Blackboard Has Its Limits
Published: Friday, October 5, 2012
Updated: Friday, October 5, 2012 02:10
The university solicited student feedback Tuesday for ways to improve Blackboard. Although the website has vast capabilities, its effectiveness is limited. In fact, when discussion boards are used as a substitute, or even a supplement, to classroom conversations, Blackboard can become a detriment to the learning experience.
The extent of Blackboard’s role in Georgetown courses should remain limited, serving only as a tool for basic functions such as delivering announcements, providing an assignment drop box and making documents and other course content accessible.
Professors should not use Blackboard discussion boards as an alternative to classroom discourse. By deferring to an online platform in lieu of personal interactions, the depth of dialogue almost always suffers. Internet engagement is unwieldy, and the back-and-forth of true discussion is often lost. Online contributions almost always devolve to the bare minimum. Let’s be honest: The pressure of in-person judgment and rebuttal is critical to the rigor of participation.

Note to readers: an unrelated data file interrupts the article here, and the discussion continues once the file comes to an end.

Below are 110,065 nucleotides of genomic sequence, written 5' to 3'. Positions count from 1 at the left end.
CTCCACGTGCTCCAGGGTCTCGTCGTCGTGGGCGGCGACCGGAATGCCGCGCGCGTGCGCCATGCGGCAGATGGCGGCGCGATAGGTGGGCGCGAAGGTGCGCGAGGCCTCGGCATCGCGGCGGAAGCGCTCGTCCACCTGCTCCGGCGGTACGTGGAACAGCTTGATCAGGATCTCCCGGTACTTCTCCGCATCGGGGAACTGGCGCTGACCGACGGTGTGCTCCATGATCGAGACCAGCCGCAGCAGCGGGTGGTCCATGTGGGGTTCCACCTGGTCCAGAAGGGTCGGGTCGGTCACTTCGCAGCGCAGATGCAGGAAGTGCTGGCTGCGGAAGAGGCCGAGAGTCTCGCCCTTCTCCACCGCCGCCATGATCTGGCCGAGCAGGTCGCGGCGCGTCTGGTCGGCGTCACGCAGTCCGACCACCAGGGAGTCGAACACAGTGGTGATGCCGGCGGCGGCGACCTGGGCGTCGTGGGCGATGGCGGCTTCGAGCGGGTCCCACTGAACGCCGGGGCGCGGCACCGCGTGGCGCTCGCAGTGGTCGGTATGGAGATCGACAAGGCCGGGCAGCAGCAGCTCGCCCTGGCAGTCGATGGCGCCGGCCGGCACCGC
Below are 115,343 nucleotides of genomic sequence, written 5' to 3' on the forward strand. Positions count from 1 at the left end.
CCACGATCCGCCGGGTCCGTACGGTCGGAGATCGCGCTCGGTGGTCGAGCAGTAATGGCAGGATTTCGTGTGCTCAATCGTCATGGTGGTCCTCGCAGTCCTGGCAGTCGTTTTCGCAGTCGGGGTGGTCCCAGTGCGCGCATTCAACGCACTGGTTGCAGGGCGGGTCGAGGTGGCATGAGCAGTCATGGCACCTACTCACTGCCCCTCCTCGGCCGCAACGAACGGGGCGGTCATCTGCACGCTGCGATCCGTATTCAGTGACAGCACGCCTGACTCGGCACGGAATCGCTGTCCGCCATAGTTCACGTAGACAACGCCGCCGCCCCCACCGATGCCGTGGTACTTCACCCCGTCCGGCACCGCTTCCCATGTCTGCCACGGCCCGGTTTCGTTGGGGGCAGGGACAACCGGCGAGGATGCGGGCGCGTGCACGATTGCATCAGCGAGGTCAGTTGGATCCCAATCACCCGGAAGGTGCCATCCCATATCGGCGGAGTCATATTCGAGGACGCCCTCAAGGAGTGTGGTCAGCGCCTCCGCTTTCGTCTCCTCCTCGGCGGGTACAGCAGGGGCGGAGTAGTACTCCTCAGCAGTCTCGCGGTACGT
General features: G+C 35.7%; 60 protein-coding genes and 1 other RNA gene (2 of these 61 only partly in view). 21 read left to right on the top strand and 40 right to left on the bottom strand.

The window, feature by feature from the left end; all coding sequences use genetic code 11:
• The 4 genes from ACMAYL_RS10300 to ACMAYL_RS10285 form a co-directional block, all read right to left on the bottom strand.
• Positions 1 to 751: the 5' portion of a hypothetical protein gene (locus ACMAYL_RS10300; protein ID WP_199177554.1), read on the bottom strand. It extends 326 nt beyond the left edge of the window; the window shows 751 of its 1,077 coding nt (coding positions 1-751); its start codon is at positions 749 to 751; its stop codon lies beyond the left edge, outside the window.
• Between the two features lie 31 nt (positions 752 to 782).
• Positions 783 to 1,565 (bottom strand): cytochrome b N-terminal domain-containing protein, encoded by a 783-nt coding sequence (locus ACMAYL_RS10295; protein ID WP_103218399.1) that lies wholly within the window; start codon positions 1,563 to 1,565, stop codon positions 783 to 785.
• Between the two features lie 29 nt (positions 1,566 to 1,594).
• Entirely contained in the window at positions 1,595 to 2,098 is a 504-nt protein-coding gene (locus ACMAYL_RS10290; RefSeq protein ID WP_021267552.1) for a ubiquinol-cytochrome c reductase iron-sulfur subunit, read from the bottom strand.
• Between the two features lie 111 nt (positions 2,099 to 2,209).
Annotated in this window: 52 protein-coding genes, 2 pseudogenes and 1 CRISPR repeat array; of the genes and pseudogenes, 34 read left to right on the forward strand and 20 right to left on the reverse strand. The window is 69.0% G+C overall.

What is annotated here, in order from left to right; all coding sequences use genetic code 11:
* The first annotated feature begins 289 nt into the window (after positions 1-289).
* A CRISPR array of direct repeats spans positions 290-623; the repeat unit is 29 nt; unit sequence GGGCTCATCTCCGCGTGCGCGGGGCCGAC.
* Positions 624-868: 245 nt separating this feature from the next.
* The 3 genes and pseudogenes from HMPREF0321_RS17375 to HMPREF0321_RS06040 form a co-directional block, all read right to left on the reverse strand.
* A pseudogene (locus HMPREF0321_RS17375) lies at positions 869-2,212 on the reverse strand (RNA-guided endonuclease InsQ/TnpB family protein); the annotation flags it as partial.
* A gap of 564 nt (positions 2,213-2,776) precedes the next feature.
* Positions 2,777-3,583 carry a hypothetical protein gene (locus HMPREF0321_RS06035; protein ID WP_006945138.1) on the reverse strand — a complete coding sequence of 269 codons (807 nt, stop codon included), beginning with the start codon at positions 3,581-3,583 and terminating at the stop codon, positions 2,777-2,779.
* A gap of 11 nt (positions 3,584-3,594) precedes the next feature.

Today’s standards for higher education require the usage of online teaching tools, including Blackboard. Considering the goal stated in Chief Information Officer Lisa Davis’ message to students — “to make sure you have an effective digital learning tool that you love to use” — it’s safe to say that administrators are open to reforming Georgetown’s use of Blackboard. They should do so cautiously.
When critical components of the classroom get outsourced online to websites like Blackboard, the Georgetown education is not expanded, but cheapened.